Nemo was the runt of the litter. Before it was finally decided that he would stay with us and before he was assigned a proper name we called him Runty. He was on the small side as Labs go, never weighing over 70 pounds and standing a little shorter than his Mom, Kahlua, and his sister, Annisette. All his life he displayed small man syndrome. In his mind he was a badass, 200 pounds and all muscle…”Mess with me…c’mon, mess with me.” Any dog coming near the fence when he was outside was greeted with a ferocious snarl and bared teeth. He even hated Choncho, my son’s dog when Choncho was just a puppy. We spent a lot of time the past 6 years making sure they were kept apart. But inside he was a creampuff. I can’t remember being around a more affectionate dog. He would sit in front of you waiting to be petted. If you didn’t pet him soon enough or often enough he would slap you with a paw to remind you “Hey…I’m here…scratch my ears dammit!”
He wasn’t originally supposed to stay with us. When Kahlua’s litter was born on May 18, 2000 (exactly a week before my granddaughter, Katrina….My daughter Erin has never forgiven me or Kahlua for that) it had been determined that Heather would get first pick of the litter. At first Chris showed great indifference to the pups ..I guess 13 year old boys can be that way. But eventually he decided that he would like a pup too and he became attached to Runty. Judy pitched a fit. “No way we’re keeping 3 dogs” she said. “Fine” I said…”YOU tell Chris he can’t have a pup of his own. Heather has already bonded with Annie and I’m not getting rid of Kahlua.” End of story…we became a 3 dog family and Runty became Nemo.
For a Labrador Retriever, Nemo never showed much interest in retrieving, probably because I didn’t work diligently enough with him to learn. Kahlua was a fetching fool and Annie would fetch pretty well too when she was younger. Nemo would race them and bump them out of the way to get the tennis ball or training dummy but it was mostly the boy in him, wanting to make sure the other dogs wouldn’t get it first. As soon as they turned away he would drop whatever it was and run back to me with a doggy grin on his face. “I showed them girls, didn’t I Dad?” Yep.
But time catches up with all of us. A year or so ago he started having a little trouble getting up the stairs and it got progressively worse. The past week he could barely get up and down. Then there were the bladder problems…there were so many accidents it was like he was a puppy again. He didn’t do it on purpose, he just had no control. When you gotta go, you gotta go. You older guys out there know what that’s like. He lost weight dramatically, especially from his chest back. His hips were getting narrower and his waist was so small…it became painful to watch him try to get around. For that matter, he had trouble getting up and around at all never mind the stairs. Then he started heaving up his food…almost every day. His eyes got dull and we all knew it was time for him to go to a better place. That’s how he and I ended up at the Vet’s office today.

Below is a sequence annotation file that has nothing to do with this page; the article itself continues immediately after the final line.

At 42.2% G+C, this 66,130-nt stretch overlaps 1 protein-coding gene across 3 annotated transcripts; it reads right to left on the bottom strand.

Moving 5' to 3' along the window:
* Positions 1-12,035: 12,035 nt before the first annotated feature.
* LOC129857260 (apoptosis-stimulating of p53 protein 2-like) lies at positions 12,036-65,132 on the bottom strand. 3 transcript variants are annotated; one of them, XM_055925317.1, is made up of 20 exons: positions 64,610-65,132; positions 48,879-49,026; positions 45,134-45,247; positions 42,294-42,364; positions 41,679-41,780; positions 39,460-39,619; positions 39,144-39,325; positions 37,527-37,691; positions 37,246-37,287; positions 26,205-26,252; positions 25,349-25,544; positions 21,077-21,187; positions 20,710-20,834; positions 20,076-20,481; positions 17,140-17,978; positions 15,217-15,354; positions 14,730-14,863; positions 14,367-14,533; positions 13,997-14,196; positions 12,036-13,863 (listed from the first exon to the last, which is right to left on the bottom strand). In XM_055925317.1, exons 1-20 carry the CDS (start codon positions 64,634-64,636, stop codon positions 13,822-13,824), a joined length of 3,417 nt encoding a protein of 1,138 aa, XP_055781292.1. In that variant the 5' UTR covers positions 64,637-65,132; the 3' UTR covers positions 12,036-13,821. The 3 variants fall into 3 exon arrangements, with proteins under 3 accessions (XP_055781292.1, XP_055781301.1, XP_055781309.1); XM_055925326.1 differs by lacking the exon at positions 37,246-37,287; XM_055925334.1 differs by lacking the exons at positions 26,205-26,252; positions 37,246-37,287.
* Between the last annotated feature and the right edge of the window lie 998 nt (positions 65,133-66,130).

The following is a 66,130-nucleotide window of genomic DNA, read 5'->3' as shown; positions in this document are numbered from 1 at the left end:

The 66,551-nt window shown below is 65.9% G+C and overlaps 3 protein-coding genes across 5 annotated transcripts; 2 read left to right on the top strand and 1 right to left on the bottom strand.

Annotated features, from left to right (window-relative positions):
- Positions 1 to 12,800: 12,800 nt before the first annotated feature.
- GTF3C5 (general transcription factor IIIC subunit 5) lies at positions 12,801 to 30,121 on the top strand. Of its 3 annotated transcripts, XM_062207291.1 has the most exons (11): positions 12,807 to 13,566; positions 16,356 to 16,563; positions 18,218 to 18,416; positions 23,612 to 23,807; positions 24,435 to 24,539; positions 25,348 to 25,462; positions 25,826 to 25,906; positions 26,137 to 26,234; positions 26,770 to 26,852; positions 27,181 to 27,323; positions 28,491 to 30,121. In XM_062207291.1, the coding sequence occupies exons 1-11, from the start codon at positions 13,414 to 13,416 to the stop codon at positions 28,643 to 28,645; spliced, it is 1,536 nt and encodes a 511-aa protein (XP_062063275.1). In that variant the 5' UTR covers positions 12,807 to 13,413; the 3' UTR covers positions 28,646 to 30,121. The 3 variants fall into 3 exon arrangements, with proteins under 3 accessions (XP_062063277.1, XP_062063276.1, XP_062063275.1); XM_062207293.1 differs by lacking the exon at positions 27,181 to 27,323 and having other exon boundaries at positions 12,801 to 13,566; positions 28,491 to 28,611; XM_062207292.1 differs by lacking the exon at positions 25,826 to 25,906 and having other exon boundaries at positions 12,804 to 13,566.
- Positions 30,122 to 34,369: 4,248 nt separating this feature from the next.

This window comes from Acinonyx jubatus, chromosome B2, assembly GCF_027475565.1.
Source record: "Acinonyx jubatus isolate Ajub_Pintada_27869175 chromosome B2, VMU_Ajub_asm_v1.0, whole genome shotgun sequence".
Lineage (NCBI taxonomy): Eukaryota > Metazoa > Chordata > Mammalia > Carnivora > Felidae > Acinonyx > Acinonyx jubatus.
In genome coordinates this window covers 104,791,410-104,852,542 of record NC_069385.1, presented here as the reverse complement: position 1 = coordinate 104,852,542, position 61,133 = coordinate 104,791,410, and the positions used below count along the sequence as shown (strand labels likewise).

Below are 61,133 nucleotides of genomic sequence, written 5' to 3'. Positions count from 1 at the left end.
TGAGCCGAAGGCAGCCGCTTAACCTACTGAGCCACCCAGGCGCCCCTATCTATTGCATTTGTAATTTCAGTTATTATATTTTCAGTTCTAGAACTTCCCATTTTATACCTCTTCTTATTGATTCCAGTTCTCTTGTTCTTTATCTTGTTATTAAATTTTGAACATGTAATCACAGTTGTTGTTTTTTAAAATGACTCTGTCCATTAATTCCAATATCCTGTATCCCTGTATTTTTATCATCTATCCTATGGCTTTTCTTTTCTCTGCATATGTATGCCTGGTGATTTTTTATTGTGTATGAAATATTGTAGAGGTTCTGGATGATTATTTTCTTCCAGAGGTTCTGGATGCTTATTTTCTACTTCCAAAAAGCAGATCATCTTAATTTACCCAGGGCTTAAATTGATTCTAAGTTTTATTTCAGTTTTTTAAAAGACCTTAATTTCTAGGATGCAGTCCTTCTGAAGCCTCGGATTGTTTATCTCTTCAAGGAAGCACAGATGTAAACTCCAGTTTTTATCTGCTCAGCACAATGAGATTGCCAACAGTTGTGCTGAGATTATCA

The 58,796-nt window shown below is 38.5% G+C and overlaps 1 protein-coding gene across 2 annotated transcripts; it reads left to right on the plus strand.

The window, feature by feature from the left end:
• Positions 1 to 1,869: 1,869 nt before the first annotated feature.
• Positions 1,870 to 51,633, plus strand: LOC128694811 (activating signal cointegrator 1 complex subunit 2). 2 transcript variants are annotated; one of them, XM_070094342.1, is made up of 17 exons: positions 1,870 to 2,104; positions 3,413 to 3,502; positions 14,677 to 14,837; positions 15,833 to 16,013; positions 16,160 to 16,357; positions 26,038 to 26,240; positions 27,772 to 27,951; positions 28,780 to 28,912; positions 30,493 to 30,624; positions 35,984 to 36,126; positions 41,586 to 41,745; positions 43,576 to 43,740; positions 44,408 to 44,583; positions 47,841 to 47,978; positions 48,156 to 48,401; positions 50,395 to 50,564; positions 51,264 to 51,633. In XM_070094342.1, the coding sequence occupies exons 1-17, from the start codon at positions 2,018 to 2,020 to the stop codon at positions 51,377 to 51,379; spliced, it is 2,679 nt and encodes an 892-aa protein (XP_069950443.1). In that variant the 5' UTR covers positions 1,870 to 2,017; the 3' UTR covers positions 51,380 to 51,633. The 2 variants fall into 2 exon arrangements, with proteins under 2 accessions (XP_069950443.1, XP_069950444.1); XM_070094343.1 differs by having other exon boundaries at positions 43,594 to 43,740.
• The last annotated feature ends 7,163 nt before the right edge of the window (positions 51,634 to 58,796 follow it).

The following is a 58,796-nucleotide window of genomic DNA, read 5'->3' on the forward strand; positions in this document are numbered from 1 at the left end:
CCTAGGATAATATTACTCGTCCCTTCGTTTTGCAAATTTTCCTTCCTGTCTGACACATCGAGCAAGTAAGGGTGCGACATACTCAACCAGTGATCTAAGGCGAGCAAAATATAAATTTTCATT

I stroked the top of his head and scratched his ears when he came into this world and I stroked the top of his head and scratched his ears when he closed his eyes for the final time. A minute later the vet checked his heart and said simply “He’s gone.” And he was.
So Godspeed my old friend. I know you’re in a place where the pain is gone. Your eyes are bright and your body is strong and fit. The rabbits and squirrels are slow and stupid and there will be plenty of cats to chase. You will be with your Mom, Kahlua, and your Dad, Bailey. Your brother Mikko from down the block is there and I suspect maybe a few more of your brothers and sisters. There were 9 of you in all.
Grandpa Bean will be there too and you’ll like him a lot. He loved dogs…all kinds of dogs so you’ll have someone to stroke your head and scratch your ears. He’ll laugh when you slap him with your paw to keep petting you. He’s a much better shot than I am so he’ll actually hit some of those pheasants you flush and you’ll get to retrieve them. He won’t even mind if you chew them a bit. Say hello to him for me.
Long ago when I was trying to decide to buy a Lab and couldn’t make up my mind what color, I asked a dog trainer friend of mine if there was a Lab color phase that was better than the others. Yellow, Chocolate, or Black? He told me that “…there’s no good color for a bad dog and no bad color for a good dog.” Nemo was just a plain old black Lab. And he was a damn good dog.
And we’re left with just one…Annie…sweet Annie.